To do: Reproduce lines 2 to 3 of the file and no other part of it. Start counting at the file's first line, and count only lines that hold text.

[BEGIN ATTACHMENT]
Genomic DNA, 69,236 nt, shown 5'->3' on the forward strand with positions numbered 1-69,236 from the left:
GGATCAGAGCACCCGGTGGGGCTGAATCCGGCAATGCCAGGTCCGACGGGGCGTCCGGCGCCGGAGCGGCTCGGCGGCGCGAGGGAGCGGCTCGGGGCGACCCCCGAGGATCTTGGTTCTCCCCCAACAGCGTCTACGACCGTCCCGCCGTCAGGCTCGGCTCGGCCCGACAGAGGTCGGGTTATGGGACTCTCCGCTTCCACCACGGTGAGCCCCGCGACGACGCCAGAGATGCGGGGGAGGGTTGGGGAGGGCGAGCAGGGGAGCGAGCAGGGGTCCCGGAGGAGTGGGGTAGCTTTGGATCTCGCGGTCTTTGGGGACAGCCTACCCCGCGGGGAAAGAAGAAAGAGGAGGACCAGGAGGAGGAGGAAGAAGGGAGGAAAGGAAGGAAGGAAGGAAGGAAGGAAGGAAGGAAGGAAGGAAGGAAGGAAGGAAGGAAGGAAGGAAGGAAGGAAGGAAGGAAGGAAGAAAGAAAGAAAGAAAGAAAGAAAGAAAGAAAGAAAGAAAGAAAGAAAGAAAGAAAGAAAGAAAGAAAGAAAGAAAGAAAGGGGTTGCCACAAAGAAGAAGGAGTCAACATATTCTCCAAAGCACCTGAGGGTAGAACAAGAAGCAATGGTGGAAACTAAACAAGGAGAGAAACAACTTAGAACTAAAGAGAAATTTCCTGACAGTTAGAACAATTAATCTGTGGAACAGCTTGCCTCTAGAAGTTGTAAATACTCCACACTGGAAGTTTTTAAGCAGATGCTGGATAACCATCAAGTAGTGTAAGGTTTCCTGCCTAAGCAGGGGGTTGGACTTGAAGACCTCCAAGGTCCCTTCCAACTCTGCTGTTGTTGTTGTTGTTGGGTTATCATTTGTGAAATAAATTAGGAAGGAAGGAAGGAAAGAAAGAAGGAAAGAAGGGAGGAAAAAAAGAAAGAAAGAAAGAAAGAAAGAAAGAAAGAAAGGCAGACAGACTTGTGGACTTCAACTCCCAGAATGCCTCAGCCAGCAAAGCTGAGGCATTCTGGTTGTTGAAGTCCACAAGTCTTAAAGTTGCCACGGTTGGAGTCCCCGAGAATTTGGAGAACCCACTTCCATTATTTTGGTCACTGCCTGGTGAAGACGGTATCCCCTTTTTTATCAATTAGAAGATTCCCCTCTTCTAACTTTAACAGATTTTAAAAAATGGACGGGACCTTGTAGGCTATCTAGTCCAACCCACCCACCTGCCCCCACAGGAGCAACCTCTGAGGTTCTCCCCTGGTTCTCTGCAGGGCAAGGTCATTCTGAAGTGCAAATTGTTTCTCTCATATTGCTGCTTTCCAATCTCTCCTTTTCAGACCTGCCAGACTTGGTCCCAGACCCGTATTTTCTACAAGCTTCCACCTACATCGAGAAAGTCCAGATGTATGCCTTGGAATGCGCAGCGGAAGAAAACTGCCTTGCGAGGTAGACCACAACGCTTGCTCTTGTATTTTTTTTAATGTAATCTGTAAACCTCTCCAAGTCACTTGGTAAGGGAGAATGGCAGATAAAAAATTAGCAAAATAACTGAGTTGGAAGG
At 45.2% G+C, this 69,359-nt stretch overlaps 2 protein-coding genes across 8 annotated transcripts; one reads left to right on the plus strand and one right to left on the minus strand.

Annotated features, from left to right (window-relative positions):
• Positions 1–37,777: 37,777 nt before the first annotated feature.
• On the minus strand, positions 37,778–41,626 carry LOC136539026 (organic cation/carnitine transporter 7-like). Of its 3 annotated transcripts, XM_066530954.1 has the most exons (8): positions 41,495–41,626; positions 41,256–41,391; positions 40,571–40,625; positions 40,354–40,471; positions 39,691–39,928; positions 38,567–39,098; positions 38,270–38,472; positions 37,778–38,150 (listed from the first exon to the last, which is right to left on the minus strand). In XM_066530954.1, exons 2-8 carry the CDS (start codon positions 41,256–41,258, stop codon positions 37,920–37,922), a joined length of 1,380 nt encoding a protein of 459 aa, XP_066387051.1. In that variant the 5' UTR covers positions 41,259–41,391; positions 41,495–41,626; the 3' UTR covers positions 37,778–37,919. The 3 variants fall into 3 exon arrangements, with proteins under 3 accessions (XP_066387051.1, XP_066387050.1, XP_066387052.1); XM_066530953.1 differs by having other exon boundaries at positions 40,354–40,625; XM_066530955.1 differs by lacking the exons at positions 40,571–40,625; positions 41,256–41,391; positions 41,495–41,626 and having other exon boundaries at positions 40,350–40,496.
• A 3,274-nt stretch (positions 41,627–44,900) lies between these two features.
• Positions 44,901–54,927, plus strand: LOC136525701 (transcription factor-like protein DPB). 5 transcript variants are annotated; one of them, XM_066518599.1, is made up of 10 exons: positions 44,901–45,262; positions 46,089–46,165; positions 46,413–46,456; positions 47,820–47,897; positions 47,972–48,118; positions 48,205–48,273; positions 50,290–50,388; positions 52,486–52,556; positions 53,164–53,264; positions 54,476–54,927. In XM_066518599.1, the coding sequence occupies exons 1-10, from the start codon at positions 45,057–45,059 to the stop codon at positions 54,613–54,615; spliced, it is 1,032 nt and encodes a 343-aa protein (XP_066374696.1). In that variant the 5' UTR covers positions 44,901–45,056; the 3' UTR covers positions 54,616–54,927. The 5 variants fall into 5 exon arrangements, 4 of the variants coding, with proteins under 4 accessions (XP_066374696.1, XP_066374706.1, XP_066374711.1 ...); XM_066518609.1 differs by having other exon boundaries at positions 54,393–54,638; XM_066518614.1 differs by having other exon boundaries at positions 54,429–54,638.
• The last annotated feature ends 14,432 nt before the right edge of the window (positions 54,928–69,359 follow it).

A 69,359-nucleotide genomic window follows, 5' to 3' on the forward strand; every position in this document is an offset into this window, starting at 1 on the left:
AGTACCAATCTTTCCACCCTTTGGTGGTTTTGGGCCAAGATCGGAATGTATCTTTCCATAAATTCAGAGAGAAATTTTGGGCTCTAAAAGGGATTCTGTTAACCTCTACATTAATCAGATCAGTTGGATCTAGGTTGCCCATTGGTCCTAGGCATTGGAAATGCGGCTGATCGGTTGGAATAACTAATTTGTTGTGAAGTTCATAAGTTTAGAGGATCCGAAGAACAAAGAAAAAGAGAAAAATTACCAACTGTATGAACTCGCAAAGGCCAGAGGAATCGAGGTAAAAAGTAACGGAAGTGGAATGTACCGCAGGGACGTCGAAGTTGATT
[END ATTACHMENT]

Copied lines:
GGATCAGAGCACCCGGTGGGGCTGAATCCGGCAATGCCAGGTCCGACGGGGCGTCCGGCGCCGGAGCGGCTCGGCGGCGCGAGGGAGCGGCTCGGGGCGACCCCCGAGGATCTTGGTTCTCCCCCAACAGCGTCTACGACCGTCCCGCCGTCAGGCTCGGCTCGGCCCGACAGAGGTCGGGTTATGGGACTCTCCGCTTCCACCACGGTGAGCCCCGCGACGACGCCAGAGATGCGGGGGAGGGTTGGGGAGGGCGAGCAGGGGAGCGAGCAGGGGTCCCGGAGGAGTGGGGTAGCTTTGGATCTCGCGGTCTTTGGGGACAGCCTACCCCGCGGGGAAAGAAGAAAGAGGAGGACCAGGAGGAGGAGGAAGAAGGGAGGAAAGGAAGGAAGGAAGGAAGGAAGGAAGGAAGGAAGGAAGGAAGGAAGGAAGGAAGGAAGGAAGGAAGGAAGGAAGGAAGGAAGGAAGAAAGAAAGAAAGAAAGAAAGAAAGAAAGAAAGAAAGAAAGAAAGAAAGAAAGAAAGAAAGAAAGAAAGAAAGAAAGAAAGGGGTTGCCACAAAGAAGAAGGAGTCAACATATTCTCCAAAGCACCTGAGGGTAGAACAAGAAGCAATGGTGGAAACTAAACAAGGAGAGAAACAACTTAGAACTAAAGAGAAATTTCCTGACAGTTAGAACAATTAATCTGTGGAACAGCTTGCCTCTAGAAGTTGTAAATACTCCACACTGGAAGTTTTTAAGCAGATGCTGGATAACCATCAAGTAGTGTAAGGTTTCCTGCCTAAGCAGGGGGTTGGACTTGAAGACCTCCAAGGTCCCTTCCAACTCTGCTGTTGTTGTTGTTGTTGGGTTATCATTTGTGAAATAAATTAGGAAGGAAGGAAGGAAAGAAAGAAGGAAAGAAGGGAGGAAAAAAAGAAAGAAAGAAAGAAAGAAAGAAAGAAAGAAAGGCAGACAGACTTGTGGACTTCAACTCCCAGAATGCCTCAGCCAGCAAAGCTGAGGCATTCTGGTTGTTGAAGTCCACAAGTCTTAAAGTTGCCACGGTTGGAGTCCCCGAGAATTTGGAGAACCCACTTCCATTATTTTGGTCACTGCCTGGTGAAGACGGTATCCCCTTTTTTATCAATTAGAAGATTCCCCTCTTCTAACTTTAACAGATTTTAAAAAATGGACGGGACCTTGTAGGCTATCTAGTCCAACCCACCCACCTGCCCCCACAGGAGCAACCTCTGAGGTTCTCCCCTGGTTCTCTGCAGGGCAAGGTCATTCTGAAGTGCAAATTGTTTCTCTCATATTGCTGCTTTCCAATCTCTCCTTTTCAGACCTGCCAGACTTGGTCCCAGACCCGTATTTTCTACAAGCTTCCACCTACATCGAGAAAGTCCAGATGTATGCCTTGGAATGCGCAGCGGAAGAAAACTGCCTTGCGAGGTAGACCACAACGCTTGCTCTTGTATTTTTTTTAATGTAATCTGTAAACCTCTCCAAGTCACTTGGTAAGGGAGAATGGCAGATAAAAAATTAGCAAAATAACTGAGTTGGAAGG
At 45.2% G+C, this 69,359-nt stretch overlaps 2 protein-coding genes across 8 annotated transcripts; one reads left to right on the plus strand and one right to left on the minus strand.